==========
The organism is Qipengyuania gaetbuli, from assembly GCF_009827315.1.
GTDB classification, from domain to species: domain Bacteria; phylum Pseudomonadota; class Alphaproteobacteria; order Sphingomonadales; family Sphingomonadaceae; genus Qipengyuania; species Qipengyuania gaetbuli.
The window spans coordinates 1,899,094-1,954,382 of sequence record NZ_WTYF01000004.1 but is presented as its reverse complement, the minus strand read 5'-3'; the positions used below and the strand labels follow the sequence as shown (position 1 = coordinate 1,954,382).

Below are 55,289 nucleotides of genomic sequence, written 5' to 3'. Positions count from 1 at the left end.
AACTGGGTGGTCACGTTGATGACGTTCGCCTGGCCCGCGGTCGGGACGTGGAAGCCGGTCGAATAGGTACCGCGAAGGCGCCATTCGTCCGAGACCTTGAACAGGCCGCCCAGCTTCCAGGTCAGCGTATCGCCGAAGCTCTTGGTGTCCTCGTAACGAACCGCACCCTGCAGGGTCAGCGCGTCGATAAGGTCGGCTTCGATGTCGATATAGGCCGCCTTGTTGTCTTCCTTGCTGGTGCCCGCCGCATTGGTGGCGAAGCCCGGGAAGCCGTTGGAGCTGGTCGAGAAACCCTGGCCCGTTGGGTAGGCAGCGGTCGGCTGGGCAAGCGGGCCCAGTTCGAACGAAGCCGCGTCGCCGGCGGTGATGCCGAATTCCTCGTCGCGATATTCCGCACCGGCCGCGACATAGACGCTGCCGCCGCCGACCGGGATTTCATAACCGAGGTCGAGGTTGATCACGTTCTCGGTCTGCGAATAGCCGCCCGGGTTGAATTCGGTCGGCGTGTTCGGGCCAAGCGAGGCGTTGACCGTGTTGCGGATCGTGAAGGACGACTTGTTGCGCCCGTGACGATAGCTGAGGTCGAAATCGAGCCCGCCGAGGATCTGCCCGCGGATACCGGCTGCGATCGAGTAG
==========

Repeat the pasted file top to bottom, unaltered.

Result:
The organism is Qipengyuania gaetbuli, from assembly GCF_009827315.1.
GTDB classification, from domain to species: domain Bacteria; phylum Pseudomonadota; class Alphaproteobacteria; order Sphingomonadales; family Sphingomonadaceae; genus Qipengyuania; species Qipengyuania gaetbuli.
The window spans coordinates 1,899,094-1,954,382 of sequence record NZ_WTYF01000004.1 but is presented as its reverse complement, the minus strand read 5'-3'; the positions used below and the strand labels follow the sequence as shown (position 1 = coordinate 1,954,382).

Below are 55,289 nucleotides of genomic sequence, written 5' to 3'. Positions count from 1 at the left end.
AACTGGGTGGTCACGTTGATGACGTTCGCCTGGCCCGCGGTCGGGACGTGGAAGCCGGTCGAATAGGTACCGCGAAGGCGCCATTCGTCCGAGACCTTGAACAGGCCGCCCAGCTTCCAGGTCAGCGTATCGCCGAAGCTCTTGGTGTCCTCGTAACGAACCGCACCCTGCAGGGTCAGCGCGTCGATAAGGTCGGCTTCGATGTCGATATAGGCCGCCTTGTTGTCTTCCTTGCTGGTGCCCGCCGCATTGGTGGCGAAGCCCGGGAAGCCGTTGGAGCTGGTCGAGAAACCCTGGCCCGTTGGGTAGGCAGCGGTCGGCTGGGCAAGCGGGCCCAGTTCGAACGAAGCCGCGTCGCCGGCGGTGATGCCGAATTCCTCGTCGCGATATTCCGCACCGGCCGCGACATAGACGCTGCCGCCGCCGACCGGGATTTCATAACCGAGGTCGAGGTTGATCACGTTCTCGGTCTGCGAATAGCCGCCCGGGTTGAATTCGGTCGGCGTGTTCGGGCCAAGCGAGGCGTTGACCGTGTTGCGGATCGTGAAGGACGACTTGTTGCGCCCGTGACGATAGCTGAGGTCGAAATCGAGCCCGCCGAGGATCTGCCCGCGGATACCGGCTGCGATCGAGTAG